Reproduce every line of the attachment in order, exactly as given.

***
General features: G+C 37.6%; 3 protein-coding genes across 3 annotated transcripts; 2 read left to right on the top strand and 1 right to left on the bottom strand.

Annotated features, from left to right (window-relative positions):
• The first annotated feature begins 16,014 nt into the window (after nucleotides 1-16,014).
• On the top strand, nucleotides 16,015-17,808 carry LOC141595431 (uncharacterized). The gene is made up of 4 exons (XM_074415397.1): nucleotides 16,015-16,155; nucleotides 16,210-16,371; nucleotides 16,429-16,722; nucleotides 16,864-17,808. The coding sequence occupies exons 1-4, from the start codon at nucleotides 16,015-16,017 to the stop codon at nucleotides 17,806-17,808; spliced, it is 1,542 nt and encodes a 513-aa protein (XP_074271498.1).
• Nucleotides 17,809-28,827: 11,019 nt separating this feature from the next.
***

General features: G+C 37.6%; 3 protein-coding genes across 3 annotated transcripts; 2 read left to right on the top strand and 1 right to left on the bottom strand.

Annotated features, from left to right (window-relative positions):
• The first annotated feature begins 16,014 nt into the window (after nucleotides 1-16,014).
• On the top strand, nucleotides 16,015-17,808 carry LOC141595431 (uncharacterized). The gene is made up of 4 exons (XM_074415397.1): nucleotides 16,015-16,155; nucleotides 16,210-16,371; nucleotides 16,429-16,722; nucleotides 16,864-17,808. The coding sequence occupies exons 1-4, from the start codon at nucleotides 16,015-16,017 to the stop codon at nucleotides 17,806-17,808; spliced, it is 1,542 nt and encodes a 513-aa protein (XP_074271498.1).
• Nucleotides 17,809-28,827: 11,019 nt separating this feature from the next.